Song of Solomon and the Book of Lamentations - CCS by Walter Adeney and published by Classics Publishing.
From the Introductions...
“The Song of Solomon is a puzzle to the commentator. Quite apart from the wilderness of mystical interpretations with which it has been overgrown in the course of the ages, its literary form and motive are subjects of endless controversy. There are indications that it is a continuous poem; and yet it is characterised by startling kaleidoscopic changes that seem to break it up into incongruous fragments. If it is a single work the various sections of it succeed one another in the most abrupt manner, without any connecting links or explanatory clauses.”
“The book which is known by the title “The Lamentations of Jeremiah” is a collection of five separate poems, very similar in style, and all treating of the same subject—the desolation of Jerusalem and the sufferings of the Jews after the overthrow of their city by Nebuchadnezzar. In our English Bible it is placed among the prophetical works of the Old Testament, standing next to the acknowledged writings of the man whose name it bears.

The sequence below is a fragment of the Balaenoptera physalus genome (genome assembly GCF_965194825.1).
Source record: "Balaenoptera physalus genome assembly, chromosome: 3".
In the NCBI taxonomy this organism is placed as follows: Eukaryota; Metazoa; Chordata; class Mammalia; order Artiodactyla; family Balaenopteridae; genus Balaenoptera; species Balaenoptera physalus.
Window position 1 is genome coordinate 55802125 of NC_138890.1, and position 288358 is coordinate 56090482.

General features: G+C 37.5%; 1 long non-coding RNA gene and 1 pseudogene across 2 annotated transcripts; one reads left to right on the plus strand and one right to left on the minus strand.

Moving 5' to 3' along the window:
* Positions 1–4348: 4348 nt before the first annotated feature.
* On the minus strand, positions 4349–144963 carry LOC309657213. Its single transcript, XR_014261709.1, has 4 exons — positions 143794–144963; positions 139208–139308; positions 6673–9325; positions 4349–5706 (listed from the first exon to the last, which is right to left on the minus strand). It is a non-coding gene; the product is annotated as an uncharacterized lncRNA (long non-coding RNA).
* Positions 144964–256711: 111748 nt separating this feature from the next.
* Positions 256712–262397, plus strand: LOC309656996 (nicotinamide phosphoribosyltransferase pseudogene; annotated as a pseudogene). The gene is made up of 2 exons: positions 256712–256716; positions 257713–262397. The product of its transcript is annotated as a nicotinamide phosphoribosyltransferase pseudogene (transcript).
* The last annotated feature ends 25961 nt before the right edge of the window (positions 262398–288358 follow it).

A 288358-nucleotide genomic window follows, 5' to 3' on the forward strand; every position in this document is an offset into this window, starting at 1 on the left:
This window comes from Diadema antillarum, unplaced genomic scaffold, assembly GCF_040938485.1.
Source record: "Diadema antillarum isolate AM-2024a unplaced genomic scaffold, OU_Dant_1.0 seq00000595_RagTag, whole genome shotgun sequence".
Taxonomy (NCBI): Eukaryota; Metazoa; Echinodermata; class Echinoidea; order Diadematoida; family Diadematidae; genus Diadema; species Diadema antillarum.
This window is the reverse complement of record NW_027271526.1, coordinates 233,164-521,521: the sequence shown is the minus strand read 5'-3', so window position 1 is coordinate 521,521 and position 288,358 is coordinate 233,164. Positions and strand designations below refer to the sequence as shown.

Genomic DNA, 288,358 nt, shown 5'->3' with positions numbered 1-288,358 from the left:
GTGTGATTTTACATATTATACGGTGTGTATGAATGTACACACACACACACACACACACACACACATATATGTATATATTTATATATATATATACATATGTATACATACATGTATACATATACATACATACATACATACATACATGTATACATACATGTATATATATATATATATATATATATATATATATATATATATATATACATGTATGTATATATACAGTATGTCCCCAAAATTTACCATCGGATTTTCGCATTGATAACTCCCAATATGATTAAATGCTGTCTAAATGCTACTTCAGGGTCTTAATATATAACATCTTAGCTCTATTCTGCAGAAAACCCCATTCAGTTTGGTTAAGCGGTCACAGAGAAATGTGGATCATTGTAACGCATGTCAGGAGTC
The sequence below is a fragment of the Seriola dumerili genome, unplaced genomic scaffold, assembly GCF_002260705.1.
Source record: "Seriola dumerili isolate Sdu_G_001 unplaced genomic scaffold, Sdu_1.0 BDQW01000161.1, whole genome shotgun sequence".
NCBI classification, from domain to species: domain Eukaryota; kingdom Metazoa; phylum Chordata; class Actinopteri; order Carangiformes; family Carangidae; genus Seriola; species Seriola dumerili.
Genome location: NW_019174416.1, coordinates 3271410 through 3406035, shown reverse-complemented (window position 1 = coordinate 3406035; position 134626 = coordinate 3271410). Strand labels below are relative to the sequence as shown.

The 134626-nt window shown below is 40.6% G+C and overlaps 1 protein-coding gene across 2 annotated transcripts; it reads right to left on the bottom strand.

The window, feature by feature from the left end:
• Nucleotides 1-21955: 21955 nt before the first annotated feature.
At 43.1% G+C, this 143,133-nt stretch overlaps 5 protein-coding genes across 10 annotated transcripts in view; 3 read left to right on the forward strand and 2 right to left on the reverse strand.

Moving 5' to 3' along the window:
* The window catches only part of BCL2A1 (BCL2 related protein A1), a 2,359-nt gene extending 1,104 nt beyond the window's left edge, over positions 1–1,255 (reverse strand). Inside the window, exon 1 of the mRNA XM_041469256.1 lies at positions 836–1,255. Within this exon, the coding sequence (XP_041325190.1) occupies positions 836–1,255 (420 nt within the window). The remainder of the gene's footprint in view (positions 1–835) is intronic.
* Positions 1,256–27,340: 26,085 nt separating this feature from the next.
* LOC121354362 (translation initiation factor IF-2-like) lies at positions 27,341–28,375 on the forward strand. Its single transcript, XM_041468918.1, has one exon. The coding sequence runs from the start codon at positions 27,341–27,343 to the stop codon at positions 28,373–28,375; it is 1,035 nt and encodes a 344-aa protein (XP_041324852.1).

This arrangement follows the order in the Septuagint, from which it was accepted by Josephus and the Christian Fathers. And yet the natural place for such a book would seem to be in association with the Psalms and other poetical compositions of a kindred character. So thought the Rabbis who compiled the Jewish canon. In the Hebrew Bible the Book of Lamentations is assigned to the third collection, that designated Hagiographa, not to the part known as the Prophets.”